Read This Before Cleaning Your Kitchen With Borax

It might surprise you to learn Borax is not a word Dr. Seuss made up to go along with his rhyming book, The Lorax, although you can make some pretty awesome Dr. Seuss slime with it by following Little Bins for Little Hands' recipe. Per 20 Mule Team Borax, this naturally occurring mineral has been used as an all-purpose household cleaner and laundry detergent since 1891. 

This white powder substance can help rid your clothing of stains, bathrooms of the dreaded mildew, and kitchens of those pesky ants, according to Healthline. Borax can also kill odors in your home and even soften hard water. It is often touted as a green alternative to some of the other cleaning products on the market. 

For those who eschew chemicals when cleaning the kitchen, Borax seems like the perfect alternative. Kitchn notes that it is often used to clean drains and the dishwasher and likens it to baking soda with its cleaning properties. However, before you break out the Borax to clean your kitchen, there are a few things you should know. The first being that Borax is not safe to ingest or inhale under any circumstance. 

It can not only cause harm to your organs, but it could kill you. According to Medical News Today, the U.S. Food and Drug Administration even banned it as a food additive. We know what you are thinking, you have no plans to ingest this stuff, just clean with it, but our Borax PSA doesn't end here.  

Borax can be extremely toxic

Kitchn shares that Borax can be toxic for your kids who run their hands and fingers over countertops and then into their mouths as well as for your pets that may be sniffing around the floor in search of food from your previous snacks and meals. And Healthline notes that it doesn't take a lot of Borax to be harmful, cause skin irritations, or worse, fatality. The site also warns that studies on Borax have shown that high exposure to it can cause problems with fertility in both men and women.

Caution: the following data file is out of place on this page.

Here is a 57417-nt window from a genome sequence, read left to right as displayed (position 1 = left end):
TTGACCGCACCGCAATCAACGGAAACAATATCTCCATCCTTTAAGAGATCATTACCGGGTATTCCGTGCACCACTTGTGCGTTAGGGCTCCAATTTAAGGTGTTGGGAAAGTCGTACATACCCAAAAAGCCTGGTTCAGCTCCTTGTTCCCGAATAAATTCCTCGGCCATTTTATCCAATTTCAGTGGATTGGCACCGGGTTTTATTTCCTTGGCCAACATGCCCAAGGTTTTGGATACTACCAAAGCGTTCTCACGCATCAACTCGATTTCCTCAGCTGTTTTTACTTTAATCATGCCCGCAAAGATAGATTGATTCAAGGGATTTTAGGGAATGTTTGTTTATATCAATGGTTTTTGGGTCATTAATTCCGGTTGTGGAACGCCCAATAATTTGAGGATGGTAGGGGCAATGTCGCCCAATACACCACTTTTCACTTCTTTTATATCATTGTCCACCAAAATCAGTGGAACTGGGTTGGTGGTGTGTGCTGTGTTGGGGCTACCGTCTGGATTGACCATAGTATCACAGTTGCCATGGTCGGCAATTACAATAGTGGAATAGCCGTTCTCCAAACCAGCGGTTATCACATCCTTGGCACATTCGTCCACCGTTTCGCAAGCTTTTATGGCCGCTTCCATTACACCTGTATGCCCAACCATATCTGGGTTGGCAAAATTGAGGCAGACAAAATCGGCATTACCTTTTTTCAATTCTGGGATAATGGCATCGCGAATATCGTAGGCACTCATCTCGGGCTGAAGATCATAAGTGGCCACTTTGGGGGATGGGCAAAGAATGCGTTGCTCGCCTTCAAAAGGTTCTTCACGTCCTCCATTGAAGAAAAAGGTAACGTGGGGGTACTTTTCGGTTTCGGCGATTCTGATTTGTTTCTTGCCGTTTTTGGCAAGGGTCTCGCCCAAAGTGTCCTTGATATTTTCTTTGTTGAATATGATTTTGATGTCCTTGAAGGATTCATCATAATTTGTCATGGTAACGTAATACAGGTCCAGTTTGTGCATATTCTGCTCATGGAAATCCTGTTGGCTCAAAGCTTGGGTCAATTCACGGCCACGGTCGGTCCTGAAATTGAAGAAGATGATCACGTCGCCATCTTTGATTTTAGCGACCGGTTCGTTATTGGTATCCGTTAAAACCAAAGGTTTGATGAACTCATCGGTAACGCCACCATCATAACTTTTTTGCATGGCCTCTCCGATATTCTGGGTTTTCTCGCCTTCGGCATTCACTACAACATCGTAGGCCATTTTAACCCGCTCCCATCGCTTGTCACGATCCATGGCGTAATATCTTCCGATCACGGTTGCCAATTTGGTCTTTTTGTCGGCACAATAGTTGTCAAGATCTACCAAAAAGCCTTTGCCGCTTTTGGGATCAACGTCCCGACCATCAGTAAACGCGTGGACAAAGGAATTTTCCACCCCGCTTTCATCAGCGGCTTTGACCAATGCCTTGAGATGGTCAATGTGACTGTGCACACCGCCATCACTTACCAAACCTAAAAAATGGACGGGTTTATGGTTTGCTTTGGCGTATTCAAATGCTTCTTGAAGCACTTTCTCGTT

So, what are true green alternatives you can use in place of Borax? The David Suzuki Foundation thought you would never ask, and it might be surprising to learn there are actually a few natural ingredients you have in your pantry that work equally as effective as Borax with far less worry.

The David Suzuki Foundation recommends using a food-grade hydrogen peroxide in a spray bottle to clean your hard surfaces. The foundation also turns to the old tried and true methods and ingredients our grandmothers and great-grandmothers used which include vinegar, lemons, and baking soda. But if you are still leaning towards using Borax to clean your kitchen, Kitchn recommends taking the proper precautions which include wearing gloves and storing your Borax safely away and out of reach of the kiddos and pets.